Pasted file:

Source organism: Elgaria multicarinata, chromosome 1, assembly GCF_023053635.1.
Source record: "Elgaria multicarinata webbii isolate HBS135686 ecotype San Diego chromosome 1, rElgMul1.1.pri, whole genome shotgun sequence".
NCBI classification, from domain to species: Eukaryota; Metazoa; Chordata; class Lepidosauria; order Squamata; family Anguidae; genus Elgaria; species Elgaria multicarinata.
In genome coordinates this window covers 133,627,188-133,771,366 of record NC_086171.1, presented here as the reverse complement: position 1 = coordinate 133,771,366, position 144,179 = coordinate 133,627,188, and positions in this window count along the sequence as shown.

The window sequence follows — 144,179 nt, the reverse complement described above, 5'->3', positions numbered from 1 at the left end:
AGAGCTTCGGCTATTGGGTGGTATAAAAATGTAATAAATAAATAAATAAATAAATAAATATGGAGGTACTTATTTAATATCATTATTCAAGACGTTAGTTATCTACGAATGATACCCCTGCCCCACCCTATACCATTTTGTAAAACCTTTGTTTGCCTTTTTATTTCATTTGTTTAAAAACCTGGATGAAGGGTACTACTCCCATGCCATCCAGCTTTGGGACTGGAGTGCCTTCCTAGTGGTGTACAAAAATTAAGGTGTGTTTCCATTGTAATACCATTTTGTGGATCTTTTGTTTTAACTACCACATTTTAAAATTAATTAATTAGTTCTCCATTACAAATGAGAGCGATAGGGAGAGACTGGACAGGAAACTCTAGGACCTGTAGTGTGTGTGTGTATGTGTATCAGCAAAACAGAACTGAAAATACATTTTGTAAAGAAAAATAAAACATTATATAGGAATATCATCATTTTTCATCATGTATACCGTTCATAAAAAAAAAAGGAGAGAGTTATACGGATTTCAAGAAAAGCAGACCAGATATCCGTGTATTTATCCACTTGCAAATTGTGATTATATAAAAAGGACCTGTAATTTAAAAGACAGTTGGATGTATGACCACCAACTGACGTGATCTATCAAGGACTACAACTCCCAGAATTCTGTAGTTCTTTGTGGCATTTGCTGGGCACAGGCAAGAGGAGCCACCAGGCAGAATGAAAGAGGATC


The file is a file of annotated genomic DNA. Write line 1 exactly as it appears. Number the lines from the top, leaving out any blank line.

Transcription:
Source organism: Elgaria multicarinata, chromosome 1, assembly GCF_023053635.1.